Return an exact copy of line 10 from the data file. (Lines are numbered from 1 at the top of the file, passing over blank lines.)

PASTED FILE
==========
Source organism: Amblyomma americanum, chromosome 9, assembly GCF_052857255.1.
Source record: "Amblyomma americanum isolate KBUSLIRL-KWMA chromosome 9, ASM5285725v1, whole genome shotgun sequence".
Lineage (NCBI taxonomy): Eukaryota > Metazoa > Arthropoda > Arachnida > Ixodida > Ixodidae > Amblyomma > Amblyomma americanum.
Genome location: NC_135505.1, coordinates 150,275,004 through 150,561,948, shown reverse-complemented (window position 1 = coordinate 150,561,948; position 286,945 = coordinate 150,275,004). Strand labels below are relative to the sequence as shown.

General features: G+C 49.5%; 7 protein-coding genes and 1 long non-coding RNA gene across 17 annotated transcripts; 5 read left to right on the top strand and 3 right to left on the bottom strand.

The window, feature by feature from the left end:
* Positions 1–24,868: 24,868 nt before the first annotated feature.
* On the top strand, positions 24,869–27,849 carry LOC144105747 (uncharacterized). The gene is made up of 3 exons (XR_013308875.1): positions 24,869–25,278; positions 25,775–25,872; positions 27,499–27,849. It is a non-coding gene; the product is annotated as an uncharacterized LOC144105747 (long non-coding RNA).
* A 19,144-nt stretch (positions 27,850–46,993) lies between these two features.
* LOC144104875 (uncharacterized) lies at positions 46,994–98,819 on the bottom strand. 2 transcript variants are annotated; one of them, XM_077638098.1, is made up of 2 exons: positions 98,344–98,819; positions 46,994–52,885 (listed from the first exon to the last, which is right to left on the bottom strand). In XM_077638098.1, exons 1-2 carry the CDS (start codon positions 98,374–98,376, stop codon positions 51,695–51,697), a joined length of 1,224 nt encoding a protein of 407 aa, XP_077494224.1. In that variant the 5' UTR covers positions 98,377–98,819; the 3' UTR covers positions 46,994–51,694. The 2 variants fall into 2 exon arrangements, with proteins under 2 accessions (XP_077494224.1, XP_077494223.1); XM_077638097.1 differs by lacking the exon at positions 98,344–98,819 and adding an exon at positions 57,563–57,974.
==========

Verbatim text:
* LOC144104875 (uncharacterized) lies at positions 46,994–98,819 on the bottom strand. 2 transcript variants are annotated; one of them, XM_077638098.1, is made up of 2 exons: positions 98,344–98,819; positions 46,994–52,885 (listed from the first exon to the last, which is right to left on the bottom strand). In XM_077638098.1, exons 1-2 carry the CDS (start codon positions 98,374–98,376, stop codon positions 51,695–51,697), a joined length of 1,224 nt encoding a protein of 407 aa, XP_077494224.1. In that variant the 5' UTR covers positions 98,377–98,819; the 3' UTR covers positions 46,994–51,694. The 2 variants fall into 2 exon arrangements, with proteins under 2 accessions (XP_077494224.1, XP_077494223.1); XM_077638097.1 differs by lacking the exon at positions 98,344–98,819 and adding an exon at positions 57,563–57,974.